Jim Joyce has argued that David Lewis’s formulation of causal decision theory is inadequate because it fails to apply to the “small world” decisions that people face in real life. Meanwhile, several authors have argued that causal decision theory should be developed such that it integrates the interventionist approach to causal modeling because of the expressive power afforded by the language of causal models, but, as of now, there has been little work towards this end. In this paper, I propose (...) a variant of Lewis’s causal decision theory that is intended to meet both of these demands. Specifically, I argue that Lewis’s causal decision theory can be rendered applicable to small world decisions if one analyzes his dependency hypotheses as causal hypotheses that depend on the interventionist causal modeling framework for their semantics. I then argue that this interventionist variant of Lewis’s causal decision theory is preferable to interventionist causal decision theories that purportedly generalize Lewis’s through the use of conditional probabilities. This is because Lewisian interventionist decision theory captures the causal decision theorist’s conviction that any correlation between what the agent does and cannot cause should be irrelevant to the agent’s choice, while purported generalizations do not. (shrink)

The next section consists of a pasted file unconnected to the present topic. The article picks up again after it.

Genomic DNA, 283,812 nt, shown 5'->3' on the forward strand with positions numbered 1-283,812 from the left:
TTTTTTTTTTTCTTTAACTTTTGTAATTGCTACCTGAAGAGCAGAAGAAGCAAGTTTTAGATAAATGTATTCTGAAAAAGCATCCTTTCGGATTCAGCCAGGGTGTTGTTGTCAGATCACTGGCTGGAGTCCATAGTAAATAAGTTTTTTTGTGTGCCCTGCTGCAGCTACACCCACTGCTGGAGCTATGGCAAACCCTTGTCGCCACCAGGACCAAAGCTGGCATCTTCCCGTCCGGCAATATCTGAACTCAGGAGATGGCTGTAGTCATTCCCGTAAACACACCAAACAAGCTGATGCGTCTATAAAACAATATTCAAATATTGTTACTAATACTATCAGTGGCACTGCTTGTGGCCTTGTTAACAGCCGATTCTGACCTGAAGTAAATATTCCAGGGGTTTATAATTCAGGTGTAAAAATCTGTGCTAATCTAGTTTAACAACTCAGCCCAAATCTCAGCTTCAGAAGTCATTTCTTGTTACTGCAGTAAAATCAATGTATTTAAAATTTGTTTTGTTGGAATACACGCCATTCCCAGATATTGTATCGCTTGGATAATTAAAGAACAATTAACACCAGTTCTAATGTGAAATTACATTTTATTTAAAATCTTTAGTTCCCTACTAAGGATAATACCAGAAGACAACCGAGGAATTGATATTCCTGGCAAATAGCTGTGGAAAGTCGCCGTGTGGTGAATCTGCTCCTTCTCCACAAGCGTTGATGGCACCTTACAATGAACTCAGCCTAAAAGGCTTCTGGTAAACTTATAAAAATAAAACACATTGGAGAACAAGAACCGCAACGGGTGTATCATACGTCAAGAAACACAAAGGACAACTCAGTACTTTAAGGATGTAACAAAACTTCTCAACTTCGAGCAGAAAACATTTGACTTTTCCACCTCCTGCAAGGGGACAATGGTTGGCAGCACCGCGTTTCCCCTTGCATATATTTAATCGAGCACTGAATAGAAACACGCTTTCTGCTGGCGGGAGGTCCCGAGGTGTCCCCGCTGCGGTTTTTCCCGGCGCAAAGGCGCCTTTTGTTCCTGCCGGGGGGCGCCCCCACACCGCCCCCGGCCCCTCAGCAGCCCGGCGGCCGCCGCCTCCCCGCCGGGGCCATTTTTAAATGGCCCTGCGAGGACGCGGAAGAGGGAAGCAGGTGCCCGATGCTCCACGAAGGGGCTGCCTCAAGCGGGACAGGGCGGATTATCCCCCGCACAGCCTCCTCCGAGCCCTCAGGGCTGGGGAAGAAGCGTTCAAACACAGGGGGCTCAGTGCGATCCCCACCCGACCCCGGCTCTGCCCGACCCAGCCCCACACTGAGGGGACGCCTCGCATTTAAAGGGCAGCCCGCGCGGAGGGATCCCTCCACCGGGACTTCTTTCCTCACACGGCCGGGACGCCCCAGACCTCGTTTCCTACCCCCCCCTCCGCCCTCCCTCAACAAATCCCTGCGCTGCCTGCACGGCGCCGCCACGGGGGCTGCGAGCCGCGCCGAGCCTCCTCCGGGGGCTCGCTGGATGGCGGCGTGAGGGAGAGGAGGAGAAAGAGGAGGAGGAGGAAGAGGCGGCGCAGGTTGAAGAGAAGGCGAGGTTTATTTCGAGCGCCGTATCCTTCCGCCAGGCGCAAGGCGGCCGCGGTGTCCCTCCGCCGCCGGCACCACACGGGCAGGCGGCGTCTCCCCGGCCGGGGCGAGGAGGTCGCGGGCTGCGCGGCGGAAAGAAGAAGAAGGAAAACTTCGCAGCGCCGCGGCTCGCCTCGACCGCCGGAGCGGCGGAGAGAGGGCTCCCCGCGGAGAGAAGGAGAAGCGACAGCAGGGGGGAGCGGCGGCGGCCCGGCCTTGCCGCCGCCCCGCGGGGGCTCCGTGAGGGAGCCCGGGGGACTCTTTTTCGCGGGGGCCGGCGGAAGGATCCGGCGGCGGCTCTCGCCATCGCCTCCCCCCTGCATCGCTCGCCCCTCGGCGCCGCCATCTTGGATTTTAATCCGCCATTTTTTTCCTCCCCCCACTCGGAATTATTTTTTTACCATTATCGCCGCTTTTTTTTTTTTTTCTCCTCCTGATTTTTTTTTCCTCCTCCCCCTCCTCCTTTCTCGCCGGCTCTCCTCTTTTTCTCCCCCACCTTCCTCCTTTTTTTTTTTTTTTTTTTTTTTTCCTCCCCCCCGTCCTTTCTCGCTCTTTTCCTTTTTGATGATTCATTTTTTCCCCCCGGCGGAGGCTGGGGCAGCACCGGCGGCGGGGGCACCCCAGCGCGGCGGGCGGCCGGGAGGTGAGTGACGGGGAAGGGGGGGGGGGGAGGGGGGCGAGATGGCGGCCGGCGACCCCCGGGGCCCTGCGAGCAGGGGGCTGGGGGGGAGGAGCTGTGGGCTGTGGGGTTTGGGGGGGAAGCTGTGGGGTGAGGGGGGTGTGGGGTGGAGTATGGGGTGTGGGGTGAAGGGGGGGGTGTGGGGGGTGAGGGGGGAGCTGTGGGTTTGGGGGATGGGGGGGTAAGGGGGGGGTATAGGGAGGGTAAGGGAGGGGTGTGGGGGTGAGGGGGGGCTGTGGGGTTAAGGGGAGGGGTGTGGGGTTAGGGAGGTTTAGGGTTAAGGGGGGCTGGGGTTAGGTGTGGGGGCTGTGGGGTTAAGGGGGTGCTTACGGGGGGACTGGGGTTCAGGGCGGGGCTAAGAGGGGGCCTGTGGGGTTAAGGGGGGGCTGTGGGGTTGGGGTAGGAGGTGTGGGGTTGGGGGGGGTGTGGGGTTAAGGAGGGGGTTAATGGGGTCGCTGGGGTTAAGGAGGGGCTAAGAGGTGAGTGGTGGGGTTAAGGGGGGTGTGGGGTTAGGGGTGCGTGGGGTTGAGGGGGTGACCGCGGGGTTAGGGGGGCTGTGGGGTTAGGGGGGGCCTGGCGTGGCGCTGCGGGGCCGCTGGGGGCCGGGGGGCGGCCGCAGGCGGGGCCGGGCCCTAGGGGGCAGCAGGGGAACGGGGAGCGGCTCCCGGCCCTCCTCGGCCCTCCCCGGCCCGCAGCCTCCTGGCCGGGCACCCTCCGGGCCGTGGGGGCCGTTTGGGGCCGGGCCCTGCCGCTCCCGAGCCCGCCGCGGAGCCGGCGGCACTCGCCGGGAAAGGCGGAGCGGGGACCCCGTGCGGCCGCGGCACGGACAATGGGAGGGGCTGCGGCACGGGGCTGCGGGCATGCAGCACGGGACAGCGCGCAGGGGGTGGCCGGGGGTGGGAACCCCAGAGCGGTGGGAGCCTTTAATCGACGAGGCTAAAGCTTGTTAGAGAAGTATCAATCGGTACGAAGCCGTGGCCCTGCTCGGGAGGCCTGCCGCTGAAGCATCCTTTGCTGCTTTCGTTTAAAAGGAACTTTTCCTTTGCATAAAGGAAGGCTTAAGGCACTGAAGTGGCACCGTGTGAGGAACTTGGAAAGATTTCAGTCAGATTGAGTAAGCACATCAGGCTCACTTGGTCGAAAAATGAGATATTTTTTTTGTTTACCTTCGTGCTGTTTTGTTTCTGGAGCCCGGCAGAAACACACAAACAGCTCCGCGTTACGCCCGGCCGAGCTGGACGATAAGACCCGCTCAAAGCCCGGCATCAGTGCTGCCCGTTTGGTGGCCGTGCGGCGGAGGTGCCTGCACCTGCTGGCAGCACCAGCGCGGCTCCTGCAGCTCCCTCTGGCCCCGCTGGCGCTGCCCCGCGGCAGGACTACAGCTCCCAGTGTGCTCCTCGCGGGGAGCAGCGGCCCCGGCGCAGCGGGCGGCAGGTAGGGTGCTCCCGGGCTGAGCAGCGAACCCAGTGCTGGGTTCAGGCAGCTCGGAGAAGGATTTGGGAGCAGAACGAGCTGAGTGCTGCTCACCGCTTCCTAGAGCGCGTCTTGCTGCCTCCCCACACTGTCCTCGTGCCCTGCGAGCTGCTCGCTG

Descartes's conception of matter changed the account of physical nature in terms of extension and related quantitative terms. Plants and animals were turned into species of machines, whose natural functions can be explained mechanistically. This article reflects on the consequences of this transformation for the psychology of human soul. In so far the soul is rational it lacks extension, yet it is also united with the body and affected by it, and so it is able to act on extended matter. (...) The article examines Descartes's concept of scientia and his different uses of nature, and argues that there is much more continuity between Aristotelian and Cartesian psychology than is usually recognized when it comes to an explanation of the functions of the embodied human soul. If this makes psychology unfit for inclusion in the new science of nature, its object is still a natural phenomenon and has an important place within scientia as Descartes conceived of it. (shrink)